We pick things up on the morning of Thursday, October 3rd, 2019, at 8:17am, after taking a rare ride on the Disney Skyliner over here from Hollywood Studios. The previous post did not age well, of course, after some sort of an accident at the Riviera Resort station caused major delays, stranding some number of people up in the air for 3+ hours on Saturday night. The Skyliner has not reopened since then, as Disney looks into what caused the problem. My estimation is that it was due to some amount of user error. Reportedly, cast members are responsible for pulling and sending the cabins that are kept stationary for those who need more time to board or disembark. It would be easy to screw up this timing, where there’s a window of just a few seconds for the button to be pressed. Hundreds of other things could have also gone wrong.
Disney has not been particularly forthcoming about the incident, going so far as to demand media remove any mention of the word “accident” from articles about the…accident. They originally blamed the issue on a power outage. My guess is that the Skyliner will resume service on Wednesday or Thursday, but we’ll see what happens. A major incident, where some number of people had to be evacuated on the equivalent of a cherry picker, surrounded by fire trucks and police cars, is just about the worst case scenario. The Skyliner didn’t even make it a week.
It remains to be seen how much of an effect the accident has on your average guest. About 38,000 people die every year in car accidents here in the United States, but that doesn’t keep most of us off the road. While the 3-hour delay was certainly a terrible situation for those involved, virtually none of us experienced it ourselves. But the theoretical idea that you could be stranded up in the air for hours on end will certainly cause some number of people to avoid the new transportation system. For those intending to ride the buses from the Skyliner-connected resorts, it likely means more buses will be sent to serve even more people relying on ground-based travel.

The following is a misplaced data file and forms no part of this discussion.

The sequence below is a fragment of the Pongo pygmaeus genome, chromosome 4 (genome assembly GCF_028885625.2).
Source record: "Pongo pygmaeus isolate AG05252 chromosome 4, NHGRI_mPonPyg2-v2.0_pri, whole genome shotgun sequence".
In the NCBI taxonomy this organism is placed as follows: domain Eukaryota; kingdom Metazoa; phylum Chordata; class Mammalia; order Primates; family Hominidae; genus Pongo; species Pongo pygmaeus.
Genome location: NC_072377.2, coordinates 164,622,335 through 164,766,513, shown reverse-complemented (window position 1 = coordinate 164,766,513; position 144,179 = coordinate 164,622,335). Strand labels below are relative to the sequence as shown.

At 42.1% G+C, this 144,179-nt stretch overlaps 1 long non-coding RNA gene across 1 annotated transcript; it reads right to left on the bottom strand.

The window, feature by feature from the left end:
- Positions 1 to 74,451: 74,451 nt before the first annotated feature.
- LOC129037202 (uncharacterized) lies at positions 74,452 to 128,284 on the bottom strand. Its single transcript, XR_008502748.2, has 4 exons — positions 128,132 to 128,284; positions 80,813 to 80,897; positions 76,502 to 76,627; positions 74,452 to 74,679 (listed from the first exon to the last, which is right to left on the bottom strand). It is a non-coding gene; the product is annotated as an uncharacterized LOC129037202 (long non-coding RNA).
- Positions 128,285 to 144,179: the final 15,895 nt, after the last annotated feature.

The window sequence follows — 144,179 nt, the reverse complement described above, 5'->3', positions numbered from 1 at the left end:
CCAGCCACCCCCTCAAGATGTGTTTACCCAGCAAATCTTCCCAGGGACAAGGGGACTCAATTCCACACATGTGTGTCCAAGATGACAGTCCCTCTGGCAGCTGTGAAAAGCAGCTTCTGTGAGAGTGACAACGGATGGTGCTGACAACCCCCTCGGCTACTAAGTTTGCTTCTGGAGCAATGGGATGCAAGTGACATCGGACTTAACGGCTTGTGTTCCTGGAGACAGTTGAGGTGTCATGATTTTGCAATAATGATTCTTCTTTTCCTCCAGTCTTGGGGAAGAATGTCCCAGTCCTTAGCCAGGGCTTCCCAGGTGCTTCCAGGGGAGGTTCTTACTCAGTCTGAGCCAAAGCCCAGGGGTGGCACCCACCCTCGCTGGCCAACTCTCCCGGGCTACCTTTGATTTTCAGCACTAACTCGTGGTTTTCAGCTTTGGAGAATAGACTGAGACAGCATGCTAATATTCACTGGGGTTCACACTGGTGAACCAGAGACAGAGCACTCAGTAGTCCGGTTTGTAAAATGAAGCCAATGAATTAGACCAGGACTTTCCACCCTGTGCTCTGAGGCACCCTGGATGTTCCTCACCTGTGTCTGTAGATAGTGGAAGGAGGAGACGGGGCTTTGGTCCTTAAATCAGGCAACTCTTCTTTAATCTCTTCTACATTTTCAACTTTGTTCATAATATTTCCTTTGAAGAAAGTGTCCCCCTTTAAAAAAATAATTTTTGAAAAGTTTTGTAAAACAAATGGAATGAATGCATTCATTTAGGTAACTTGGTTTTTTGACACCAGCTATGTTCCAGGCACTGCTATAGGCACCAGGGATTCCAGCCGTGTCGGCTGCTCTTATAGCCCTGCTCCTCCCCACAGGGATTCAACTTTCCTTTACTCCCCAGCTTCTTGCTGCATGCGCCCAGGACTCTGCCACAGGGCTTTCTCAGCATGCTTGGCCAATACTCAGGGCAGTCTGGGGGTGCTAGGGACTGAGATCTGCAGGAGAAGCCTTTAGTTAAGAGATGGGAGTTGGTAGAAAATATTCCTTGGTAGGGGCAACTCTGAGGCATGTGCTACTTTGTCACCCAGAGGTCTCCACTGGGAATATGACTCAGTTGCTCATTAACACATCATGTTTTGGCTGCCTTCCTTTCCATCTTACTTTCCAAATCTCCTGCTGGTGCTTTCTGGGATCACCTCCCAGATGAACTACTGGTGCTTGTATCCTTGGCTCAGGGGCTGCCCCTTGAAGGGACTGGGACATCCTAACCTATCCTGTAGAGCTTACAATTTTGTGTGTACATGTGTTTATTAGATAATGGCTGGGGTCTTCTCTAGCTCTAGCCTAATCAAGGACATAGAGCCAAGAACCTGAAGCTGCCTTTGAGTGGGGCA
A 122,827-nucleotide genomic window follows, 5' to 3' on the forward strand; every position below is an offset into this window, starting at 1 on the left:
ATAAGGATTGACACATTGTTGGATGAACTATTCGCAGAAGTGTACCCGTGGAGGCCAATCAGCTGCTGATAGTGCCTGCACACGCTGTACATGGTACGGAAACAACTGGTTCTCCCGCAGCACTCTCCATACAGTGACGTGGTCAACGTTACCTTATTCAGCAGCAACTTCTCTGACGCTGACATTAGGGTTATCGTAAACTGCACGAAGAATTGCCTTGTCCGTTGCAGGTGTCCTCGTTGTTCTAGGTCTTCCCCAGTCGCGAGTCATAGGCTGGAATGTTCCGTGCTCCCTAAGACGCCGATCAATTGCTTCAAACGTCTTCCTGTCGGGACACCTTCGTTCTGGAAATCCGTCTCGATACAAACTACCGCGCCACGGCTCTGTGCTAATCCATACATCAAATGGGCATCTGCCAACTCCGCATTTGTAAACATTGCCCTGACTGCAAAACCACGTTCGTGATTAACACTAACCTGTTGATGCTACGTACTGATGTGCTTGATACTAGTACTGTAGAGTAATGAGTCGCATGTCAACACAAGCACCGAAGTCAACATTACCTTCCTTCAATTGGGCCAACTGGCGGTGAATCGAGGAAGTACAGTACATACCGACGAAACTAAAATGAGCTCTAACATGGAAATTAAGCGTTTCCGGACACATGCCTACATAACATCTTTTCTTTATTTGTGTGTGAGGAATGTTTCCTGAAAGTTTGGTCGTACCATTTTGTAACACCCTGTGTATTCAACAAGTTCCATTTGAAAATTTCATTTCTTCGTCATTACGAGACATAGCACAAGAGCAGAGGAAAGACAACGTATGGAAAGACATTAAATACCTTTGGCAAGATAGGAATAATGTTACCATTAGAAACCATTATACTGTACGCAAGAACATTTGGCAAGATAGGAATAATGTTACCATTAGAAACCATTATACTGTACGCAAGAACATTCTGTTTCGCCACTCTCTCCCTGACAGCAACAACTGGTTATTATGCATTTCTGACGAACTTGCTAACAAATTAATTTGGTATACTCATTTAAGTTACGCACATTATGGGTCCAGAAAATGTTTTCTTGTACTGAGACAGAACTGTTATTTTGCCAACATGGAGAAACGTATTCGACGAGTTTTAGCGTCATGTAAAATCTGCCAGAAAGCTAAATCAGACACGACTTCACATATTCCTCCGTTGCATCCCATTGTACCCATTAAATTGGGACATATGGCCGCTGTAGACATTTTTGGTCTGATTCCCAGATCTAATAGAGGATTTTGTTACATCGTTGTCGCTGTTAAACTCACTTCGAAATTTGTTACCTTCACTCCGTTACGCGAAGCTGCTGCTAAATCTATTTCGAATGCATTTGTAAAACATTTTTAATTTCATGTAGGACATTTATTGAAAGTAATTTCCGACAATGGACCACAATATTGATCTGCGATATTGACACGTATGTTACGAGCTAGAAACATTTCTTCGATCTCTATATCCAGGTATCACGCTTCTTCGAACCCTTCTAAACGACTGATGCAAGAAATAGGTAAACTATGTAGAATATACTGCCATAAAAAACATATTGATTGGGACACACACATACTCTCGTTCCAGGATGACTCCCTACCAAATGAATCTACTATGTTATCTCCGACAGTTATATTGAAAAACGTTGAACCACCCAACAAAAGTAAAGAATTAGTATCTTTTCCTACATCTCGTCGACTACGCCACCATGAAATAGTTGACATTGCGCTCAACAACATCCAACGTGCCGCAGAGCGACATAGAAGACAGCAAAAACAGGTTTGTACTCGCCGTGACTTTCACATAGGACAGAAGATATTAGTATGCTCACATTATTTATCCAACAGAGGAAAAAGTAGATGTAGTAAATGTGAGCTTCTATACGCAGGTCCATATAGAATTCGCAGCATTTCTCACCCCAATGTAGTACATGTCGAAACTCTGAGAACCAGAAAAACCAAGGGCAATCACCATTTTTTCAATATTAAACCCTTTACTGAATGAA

Entering World Showcase first thing in the morning is always a picturesque experience, with the sun illuminating the bright blue sky and the breeze coming off the water.
We’ll take the Skyliner from Disney’s Hollywood Studios to Epcot to see what we can expect at the International Gateway (IG) entrance at Park open. I wrote a preliminary review last week introducing what to expect from the new transportation system, along with some tips on how to best utilize it. I followed that up with a look at the Skyliner operating schedule over the next few months, and what it may mean for the future of the Studios’ Extra Magic Hours schedule and the potential for extended operating hours at a Park that now plays host to the Star Wars franchise. As we transfer from Hollywood Studios to the Caribbean Beach Resort, and then to the Riviera Resort and Epcot, I’ll add some updated thoughts on how things are going up in the calamitous cupboards in the sky. We’ll also check out some new park hopping opportunities that the Skyliner introduces and some alternative transportation options and touring strategies should the gondola system be down in the morning. Then we’ll see how things go entering Epcot with the potential for 25,000+ more people using the World Showcase entrance/exit in the Skyliner age with guests from Caribbean Beach, Pop Century, and Art of Animation coming this way.